To round off the posts on SRSing, there’s one last type of card I use in my deck. In addition to reading and writing sentences, listening to speech and singing along to songs, I have some cards to train… speaking.
I think speaking is an essential part of learning a language, and I’d been puzzling for a while over whether or not it was possible to utilise an SRS to practice speaking in a productive way. Not everyone has access to native speakers of their target language the whole time, right?
Anyway, here’s the idea – the question side of the flashcard is a situation; the answer is whatever is appropriate. The situation can either be presented in the target language or as a picture. The former is preferable, since it trains both receiving information and giving a response in the target language. The latter works just fine too, but is less specific and is liable to lead to giving incorrect answers (although saves having to dream up situations in the target language).
As an example, the question could be “you’re thirsty” – the answer is then “I’d like a drink”, or similar. You put a couple of acceptable responses in the answer (these can be reused from other cards, by the way). You’d mark it correct if you knew you said something that got the point across properly, regardless of whether you said exactly what was in the answer or not.
Another possibility – the question side is a line of dialogue, to which a fairly narrow response could be expected. Q: “Hey, you’re looking good today!” A: “Thanks! You too!”. Q: “What do you think of Faye Wong?” A: “I think she rocks/sucks/smells like roses”. (Incidentally, this is only going to be useful after a high level of input, so that you have a good idea of what is and isn’t okay.)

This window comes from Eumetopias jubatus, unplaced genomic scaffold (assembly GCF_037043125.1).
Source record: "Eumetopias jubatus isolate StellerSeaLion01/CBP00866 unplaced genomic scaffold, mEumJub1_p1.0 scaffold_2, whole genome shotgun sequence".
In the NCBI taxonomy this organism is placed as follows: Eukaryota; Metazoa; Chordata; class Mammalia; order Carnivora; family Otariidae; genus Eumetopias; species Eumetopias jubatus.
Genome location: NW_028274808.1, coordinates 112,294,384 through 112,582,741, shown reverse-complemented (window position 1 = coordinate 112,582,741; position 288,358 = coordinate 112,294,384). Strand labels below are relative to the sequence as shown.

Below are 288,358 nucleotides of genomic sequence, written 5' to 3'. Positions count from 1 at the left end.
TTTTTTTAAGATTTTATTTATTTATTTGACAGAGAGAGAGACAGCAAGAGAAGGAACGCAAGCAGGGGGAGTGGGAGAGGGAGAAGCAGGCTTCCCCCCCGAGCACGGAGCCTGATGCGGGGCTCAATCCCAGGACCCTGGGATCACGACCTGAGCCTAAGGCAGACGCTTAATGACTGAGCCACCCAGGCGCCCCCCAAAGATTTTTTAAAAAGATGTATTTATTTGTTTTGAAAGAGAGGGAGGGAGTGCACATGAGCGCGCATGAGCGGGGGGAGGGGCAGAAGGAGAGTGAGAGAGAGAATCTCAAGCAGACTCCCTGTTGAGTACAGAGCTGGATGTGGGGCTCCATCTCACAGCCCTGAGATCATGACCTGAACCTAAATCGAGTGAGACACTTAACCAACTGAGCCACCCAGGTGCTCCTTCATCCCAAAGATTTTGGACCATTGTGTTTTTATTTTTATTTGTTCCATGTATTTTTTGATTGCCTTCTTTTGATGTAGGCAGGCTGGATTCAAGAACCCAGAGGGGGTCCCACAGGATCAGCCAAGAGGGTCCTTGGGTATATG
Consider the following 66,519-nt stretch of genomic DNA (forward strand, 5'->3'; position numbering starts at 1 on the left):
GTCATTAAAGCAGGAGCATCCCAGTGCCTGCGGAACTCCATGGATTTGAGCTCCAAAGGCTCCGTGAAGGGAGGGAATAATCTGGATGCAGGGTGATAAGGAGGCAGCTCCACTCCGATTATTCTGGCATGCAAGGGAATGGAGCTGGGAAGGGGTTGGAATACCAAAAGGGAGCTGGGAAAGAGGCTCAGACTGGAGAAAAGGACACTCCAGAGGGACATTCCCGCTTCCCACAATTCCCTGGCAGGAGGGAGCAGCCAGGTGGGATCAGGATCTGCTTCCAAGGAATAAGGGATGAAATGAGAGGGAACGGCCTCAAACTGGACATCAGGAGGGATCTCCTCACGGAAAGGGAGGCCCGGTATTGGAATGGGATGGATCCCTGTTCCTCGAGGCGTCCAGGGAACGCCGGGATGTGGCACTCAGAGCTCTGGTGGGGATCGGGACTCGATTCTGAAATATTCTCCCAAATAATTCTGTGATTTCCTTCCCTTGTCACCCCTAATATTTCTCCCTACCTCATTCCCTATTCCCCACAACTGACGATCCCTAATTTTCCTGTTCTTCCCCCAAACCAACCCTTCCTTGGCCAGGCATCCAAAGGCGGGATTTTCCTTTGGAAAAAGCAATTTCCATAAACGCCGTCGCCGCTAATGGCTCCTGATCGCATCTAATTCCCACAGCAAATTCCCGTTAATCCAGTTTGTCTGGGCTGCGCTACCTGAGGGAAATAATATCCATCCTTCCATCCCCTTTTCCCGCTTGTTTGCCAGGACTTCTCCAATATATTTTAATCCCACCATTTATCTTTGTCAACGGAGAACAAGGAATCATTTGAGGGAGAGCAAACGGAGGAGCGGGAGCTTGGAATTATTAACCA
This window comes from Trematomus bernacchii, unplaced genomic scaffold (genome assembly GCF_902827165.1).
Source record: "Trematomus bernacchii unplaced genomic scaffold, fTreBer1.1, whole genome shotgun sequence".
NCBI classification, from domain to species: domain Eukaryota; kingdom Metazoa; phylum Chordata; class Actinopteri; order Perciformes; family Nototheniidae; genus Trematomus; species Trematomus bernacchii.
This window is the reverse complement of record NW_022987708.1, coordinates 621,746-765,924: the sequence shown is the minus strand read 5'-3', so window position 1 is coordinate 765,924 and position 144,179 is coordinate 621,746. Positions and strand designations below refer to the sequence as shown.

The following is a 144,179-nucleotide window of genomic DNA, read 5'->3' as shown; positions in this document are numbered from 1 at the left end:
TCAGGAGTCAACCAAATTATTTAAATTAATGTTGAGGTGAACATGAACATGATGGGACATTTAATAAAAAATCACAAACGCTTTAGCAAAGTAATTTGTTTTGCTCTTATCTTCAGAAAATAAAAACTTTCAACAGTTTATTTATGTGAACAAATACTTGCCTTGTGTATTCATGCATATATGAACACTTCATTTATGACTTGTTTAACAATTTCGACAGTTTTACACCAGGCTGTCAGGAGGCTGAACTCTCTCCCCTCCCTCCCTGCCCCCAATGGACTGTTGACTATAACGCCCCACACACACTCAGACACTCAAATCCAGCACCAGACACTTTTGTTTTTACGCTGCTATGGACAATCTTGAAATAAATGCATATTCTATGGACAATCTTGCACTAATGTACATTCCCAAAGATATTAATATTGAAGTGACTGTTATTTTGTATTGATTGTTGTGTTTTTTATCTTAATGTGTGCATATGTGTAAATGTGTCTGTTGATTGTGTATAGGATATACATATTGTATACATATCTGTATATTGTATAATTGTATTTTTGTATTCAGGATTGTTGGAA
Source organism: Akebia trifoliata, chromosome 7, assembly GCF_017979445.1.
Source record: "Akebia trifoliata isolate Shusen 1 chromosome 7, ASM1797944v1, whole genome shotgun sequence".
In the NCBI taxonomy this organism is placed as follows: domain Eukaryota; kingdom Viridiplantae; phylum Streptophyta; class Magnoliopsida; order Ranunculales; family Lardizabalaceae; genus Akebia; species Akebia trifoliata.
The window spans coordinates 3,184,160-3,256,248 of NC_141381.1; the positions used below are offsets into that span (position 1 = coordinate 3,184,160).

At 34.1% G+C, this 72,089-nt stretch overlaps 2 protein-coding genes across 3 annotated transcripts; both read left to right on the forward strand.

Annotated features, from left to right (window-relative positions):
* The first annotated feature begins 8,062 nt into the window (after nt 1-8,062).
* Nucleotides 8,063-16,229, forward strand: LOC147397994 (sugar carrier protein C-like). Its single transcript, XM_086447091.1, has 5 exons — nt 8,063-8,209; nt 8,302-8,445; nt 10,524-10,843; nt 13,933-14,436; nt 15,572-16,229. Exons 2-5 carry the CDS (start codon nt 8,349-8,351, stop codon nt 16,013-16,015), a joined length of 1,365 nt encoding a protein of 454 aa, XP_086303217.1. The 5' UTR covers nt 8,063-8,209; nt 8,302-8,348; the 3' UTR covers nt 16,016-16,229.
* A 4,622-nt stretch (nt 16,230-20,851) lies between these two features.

Note that there is no English anywhere to be seen – this is quite different from exercises in learners’ textbooks or classes which require you to translate into the language; since you’re only outputting after a lot of input, it’s also a lot less prone to error (and hence fossilization). Note also that it doesn’t just have to be text based; just using audio would be another viable alternative.
There’s a slight problem with getting material for this kind of card. One thing you could do is record your own conversations with natives speakers, and use that as a basis for cards. Alternatively, creative splicing of TVB drama dialogue (say) would be a good way to get material for conversation simulation. Finally, you could just ask a native speaker to come up with appropriate situation-answer pairs (forums are always a good place to ask if native speakers aren’t available).
I tried this type of flashcard as it was frustrating not being able to actively recall words and sentences (even with massive, continuous, prolonged input); having used it for the last couple of weeks (in conjunction with making an effort to hold more conversations in Cantonese), I think my active vocabulary has improved, as has my speaking in general. SRSing in this way gives you a chance to practice production in a controlled way, since you can always check your answer against a model answer if you’re not entirely sure. Also, as every serious user of an SRS will tell you, the SRS is not there to replace other studying – it is there to supplement it. It’s close to worthless to practice speaking in this way without talking to as many other native speakers as possible and getting them to correct you when you make mistakes.
Anyway, that’s more than enough on SRSing for now – I’m really interested to hear though what other SRS users think of this: do you think it’s a good idea, or (as I suspect) completely disastrous and/or pointless? Also, has anyone else tried SRSing things other than reading and writing (for languages) – if so, what, and how?